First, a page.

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Safe Harbours: Art on the Edge of the World

My parents tell me that from a young age I loved to draw. I wore out a VHS tape of the Smurfs by pausing it for hours on end, copying out the images I saw on the screen. Eventually my parents thought I should expand my artistic horizons beyond scribbling out forest elves three-apples high. Plus, Dad was worried I'd wear out the VCR.

I started art lessons in the nearby town of Springdale, and the works I produced in that class still hang proudly on my parent’s walls. Well, the walls of their basement, anyway – I wasn't exactly a prodigy. Not for the lack of a good teacher, though. I studied under an artist by the name of Doug Downey and I never forgot the lessons I learned in his class. Lessons that encouraged me to be free and to never be afraid to express myself. Lessons that are universal and are alive in well in the artists working on Fogo Island.

Thought to be one of the four corners of the planet by the Flat Earth Society, Fogo really is a place unlike any other. Quaint fishing villages round the shore of the island and centuries-old architecture lives alongside modern homes and the ultra-modern Fogo Island Inn. It is the home to an arts residency program that offers opportunities for contemporary artists to work and live in this place. And they come from all over. Visiting artists from across the sea and local ones from across the arm. Joe Batt’s Arm, that is. They come from Upper Canada, from Germany, from Brussels, and Norway to create beautiful art at the “end of the world.”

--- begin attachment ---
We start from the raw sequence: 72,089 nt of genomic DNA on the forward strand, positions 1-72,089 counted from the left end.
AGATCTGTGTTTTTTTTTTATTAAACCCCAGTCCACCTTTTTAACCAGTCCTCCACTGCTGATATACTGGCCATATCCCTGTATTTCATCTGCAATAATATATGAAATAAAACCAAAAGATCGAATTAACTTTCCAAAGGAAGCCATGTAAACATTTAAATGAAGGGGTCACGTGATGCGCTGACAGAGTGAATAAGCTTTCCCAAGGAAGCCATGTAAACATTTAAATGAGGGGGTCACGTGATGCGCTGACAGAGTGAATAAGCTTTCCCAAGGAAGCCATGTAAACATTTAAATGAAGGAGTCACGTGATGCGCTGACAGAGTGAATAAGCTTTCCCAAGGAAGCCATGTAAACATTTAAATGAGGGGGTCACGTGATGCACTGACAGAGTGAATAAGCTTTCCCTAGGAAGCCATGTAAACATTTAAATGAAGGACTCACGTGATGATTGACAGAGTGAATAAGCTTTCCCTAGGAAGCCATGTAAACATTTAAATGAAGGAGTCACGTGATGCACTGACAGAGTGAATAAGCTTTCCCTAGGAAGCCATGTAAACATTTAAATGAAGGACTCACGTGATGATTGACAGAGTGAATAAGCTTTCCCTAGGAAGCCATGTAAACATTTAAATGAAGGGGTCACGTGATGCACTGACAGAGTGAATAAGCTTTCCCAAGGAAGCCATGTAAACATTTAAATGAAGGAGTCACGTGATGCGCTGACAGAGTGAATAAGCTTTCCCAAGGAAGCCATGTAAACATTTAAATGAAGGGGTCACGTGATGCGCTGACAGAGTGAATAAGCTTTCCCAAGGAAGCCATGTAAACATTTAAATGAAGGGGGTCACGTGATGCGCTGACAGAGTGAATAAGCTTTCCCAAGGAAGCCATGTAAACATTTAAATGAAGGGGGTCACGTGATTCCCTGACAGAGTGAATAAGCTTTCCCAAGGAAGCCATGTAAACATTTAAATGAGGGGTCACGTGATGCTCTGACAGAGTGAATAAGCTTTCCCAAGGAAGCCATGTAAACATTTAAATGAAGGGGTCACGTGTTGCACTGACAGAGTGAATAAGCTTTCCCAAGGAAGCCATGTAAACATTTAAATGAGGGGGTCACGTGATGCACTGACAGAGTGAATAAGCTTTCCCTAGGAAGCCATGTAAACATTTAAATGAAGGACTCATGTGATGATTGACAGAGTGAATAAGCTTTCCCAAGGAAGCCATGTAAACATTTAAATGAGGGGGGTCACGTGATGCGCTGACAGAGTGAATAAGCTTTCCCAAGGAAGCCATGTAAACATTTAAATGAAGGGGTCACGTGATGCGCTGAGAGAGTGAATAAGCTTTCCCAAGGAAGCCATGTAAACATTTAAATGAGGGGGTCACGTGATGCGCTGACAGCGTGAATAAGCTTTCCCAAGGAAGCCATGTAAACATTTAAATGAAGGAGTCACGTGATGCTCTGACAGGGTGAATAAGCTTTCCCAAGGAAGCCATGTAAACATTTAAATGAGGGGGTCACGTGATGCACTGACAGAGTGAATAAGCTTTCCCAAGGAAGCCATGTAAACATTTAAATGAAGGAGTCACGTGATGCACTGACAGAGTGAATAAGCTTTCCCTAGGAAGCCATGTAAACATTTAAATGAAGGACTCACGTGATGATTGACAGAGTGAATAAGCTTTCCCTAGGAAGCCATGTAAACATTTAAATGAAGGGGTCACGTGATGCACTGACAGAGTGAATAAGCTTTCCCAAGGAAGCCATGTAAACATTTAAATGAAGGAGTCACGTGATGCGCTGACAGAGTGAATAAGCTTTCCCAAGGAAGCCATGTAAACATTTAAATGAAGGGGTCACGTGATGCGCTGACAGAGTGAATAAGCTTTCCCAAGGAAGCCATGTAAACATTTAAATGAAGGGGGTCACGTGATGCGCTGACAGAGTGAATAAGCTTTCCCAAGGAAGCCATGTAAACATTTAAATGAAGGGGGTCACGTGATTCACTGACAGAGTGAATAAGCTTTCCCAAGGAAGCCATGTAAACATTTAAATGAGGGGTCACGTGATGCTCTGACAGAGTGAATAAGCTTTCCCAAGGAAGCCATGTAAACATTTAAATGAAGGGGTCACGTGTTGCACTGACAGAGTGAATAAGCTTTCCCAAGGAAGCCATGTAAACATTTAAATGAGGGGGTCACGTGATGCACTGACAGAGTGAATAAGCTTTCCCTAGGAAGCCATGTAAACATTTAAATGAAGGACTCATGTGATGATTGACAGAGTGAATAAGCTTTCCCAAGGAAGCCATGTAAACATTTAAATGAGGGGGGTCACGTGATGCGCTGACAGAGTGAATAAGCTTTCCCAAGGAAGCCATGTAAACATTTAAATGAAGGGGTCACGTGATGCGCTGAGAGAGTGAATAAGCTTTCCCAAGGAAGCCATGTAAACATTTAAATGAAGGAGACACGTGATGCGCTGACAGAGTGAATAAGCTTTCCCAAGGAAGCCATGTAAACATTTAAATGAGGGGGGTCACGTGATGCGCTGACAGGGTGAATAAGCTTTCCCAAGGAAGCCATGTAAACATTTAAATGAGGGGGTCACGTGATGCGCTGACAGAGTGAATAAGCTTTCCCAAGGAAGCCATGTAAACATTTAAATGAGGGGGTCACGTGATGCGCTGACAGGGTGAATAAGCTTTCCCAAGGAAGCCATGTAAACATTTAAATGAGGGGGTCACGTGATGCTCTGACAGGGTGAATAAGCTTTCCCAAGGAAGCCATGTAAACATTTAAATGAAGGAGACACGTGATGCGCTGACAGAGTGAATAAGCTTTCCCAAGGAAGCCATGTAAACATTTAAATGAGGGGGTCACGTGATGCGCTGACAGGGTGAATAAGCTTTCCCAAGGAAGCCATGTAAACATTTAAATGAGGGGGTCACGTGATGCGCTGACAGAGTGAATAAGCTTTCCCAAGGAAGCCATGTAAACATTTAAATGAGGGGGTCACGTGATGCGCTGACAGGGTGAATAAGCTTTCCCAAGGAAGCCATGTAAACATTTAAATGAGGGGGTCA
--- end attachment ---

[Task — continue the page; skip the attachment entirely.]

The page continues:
Artists like Kate Newby of New Zealand whose arrangements of kiln-fired rocks and sticks rest on a low platform that resembles the fishing flakes of old. Or my school chum Jerry Robson, whose 2013 residency saw him creating large-scale drawings with ink and flashe. My favourite? Stages. And then there's Katie Bethune-Leamen whose work involving misshapen mummers speaks directly to local custom. And, of course, Fogo Island born and bred Geoff Butler, whose bio reads, “Butler practices his art daily so as not to fall over the edge.” These are just a handful of the many artists who've splashed some paint around the studios of Fogo Island. 

Studios with names and shapes as whimsical and striking as the art produced there. Like ‘Long’ studio that stretches like the very arm of Joe Batt across a vast stone beach. Or ‘Tower’ studio that rises like a monolith overlooking Shoal Bay, and ‘Bridge’ studio that looks out over the water from the barrens of Deep Bay. I think my favourite of the six, though, would have to be ‘Squish’. Its pyramid-inspired theme with triangular angles is just quirky enough to tickle my funny bone. These spaces marry traditional themes with modern design and, like most houses in this place, they offer sanctuary and safe haven. The woodstoves and the piles of dry firewood don't go astray either.

And the point of all of this is to create a safe environment for these artists to work in. To make creations informed and inspired by their time spent in this beautiful place. Work that is created freely and of themselves.

Doug Downey would approve.